QUESTION: What kind of impact is Oasis having on Carnival Cruises business?

RESPONSE:
We haven't seen any impact. If there is an impact, and clearly we haven't seen any, it's in the additional exposure something like Oasis gets. That brings more attention to the cruise industry. ... So the net effect, if anything, would be positive. Beyond that, we haven't really seen any impact.

Network Effects

The Economist

How a new communications technology disrupted America’s newspaper industry—in 1845


CHANGE is in the air. A new communications technology threatens a dramatic upheaval in America’s newspaper industry, overturning the status quo and disrupting the business model that has served the industry for years. This “great revolution”, warns one editor, will mean that some publications “must submit to destiny, and go out of existence.” With many American papers declaring bankruptcy in the past few months, their readers and advertisers lured away by cheaper alternatives on the internet, this doom-laden prediction sounds familiar. But it was in fact made in May 1845, when the revolutionary technology of the day was not the internet—but the electric telegraph.

It was only a year earlier, in May 1844, that Samuel Morse had connected Washington, DC, and Baltimore by wire and sent the first official message, in dots and dashes: “WHAT HATH GOD WROUGHT”. The second message sent down Morse’s line was of more practical value, however: “HAVE YOU ANY NEWS”. (There was no question-mark in Morse’s original alphabet.) As a network of wires spread across the country, referred to as “the great highway of thought” by one contemporary observer, it was obvious that this new technology was going to have a huge impact on the newspaper industry. But would the telegraph be friend or foe?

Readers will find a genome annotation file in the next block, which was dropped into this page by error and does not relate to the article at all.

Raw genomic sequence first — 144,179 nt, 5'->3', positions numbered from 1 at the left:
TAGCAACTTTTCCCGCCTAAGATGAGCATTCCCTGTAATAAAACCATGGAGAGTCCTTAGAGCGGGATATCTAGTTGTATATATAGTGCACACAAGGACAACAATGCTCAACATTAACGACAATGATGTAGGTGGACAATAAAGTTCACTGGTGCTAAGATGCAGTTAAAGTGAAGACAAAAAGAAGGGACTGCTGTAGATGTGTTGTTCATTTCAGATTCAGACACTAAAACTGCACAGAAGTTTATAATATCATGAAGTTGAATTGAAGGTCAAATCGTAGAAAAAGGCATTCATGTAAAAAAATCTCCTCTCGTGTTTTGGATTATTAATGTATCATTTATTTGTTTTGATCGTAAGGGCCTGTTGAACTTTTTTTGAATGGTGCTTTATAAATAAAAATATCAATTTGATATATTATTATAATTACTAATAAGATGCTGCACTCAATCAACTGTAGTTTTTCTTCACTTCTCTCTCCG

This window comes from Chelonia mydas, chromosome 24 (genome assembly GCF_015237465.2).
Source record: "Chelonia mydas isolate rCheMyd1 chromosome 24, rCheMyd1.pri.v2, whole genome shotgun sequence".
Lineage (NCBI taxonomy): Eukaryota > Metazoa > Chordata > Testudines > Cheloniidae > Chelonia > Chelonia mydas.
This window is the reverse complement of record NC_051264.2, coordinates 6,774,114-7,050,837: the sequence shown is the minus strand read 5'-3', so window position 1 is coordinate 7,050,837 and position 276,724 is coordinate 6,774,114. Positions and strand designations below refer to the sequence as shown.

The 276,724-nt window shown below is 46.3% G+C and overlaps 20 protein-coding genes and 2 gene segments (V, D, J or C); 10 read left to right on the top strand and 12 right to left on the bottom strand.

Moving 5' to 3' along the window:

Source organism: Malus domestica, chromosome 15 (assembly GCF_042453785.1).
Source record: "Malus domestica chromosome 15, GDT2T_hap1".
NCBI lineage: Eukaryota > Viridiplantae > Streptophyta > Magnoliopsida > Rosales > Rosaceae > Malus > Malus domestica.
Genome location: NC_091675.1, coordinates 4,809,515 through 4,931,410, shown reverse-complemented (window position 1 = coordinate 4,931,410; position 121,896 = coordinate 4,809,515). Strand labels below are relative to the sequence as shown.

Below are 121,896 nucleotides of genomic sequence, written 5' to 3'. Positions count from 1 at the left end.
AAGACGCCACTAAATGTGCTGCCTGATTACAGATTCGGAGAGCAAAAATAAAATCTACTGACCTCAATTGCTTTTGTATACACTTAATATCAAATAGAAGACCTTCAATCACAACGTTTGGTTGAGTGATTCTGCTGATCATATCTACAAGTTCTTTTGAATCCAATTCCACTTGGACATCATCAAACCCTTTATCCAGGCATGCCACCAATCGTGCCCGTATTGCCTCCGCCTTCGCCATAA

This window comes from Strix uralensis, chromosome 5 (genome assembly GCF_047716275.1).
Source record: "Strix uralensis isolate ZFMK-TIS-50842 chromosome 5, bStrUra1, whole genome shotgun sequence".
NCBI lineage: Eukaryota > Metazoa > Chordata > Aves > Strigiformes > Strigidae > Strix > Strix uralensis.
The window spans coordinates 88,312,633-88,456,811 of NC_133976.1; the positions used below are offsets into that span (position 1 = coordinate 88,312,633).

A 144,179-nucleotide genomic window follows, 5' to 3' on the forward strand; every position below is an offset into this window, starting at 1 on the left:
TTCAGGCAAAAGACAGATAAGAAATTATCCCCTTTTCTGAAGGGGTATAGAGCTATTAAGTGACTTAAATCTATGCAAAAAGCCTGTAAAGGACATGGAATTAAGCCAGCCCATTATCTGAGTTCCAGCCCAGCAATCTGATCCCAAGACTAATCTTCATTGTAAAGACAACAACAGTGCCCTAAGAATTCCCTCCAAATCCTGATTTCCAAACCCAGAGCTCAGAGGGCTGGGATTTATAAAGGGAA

James Gordon Bennett, the editor of the New York Herald and author of the gloomy prediction of May 1845, concluded that the telegraph would put many newspapers out of business. “In regard to the newspaper press, it will experience to a degree, that must in a vast number of cases be fatal, the effects of the new mode of circulating intelligence,” he wrote. He returned to his theme in another editorial in July. “All those papers which serve merely as vehicles of intelligence will be destroyed,” he declared. “The scissors-and-paste journalism of the country will be annihilated.”

The telegraph posed a threat to the newspapers’ hard-won control of the news, itself a relatively recent development. In the early 1800s newspapers were astonishingly slow. They received news by post, some as reports from correspondents but mostly by copying old stories from other newspapers as part of an exchange system. The Weekly Herald, recalling the 1820s, noted that “the newspapers of that day relied altogether upon their exchanges for news, and, of course, the intelligence which they gave the readers was meagre, stale and unsatisfactory.” Foreign news, if any, was usually several weeks old. Some local papers even varied publication schedules to suit the editor’s social life.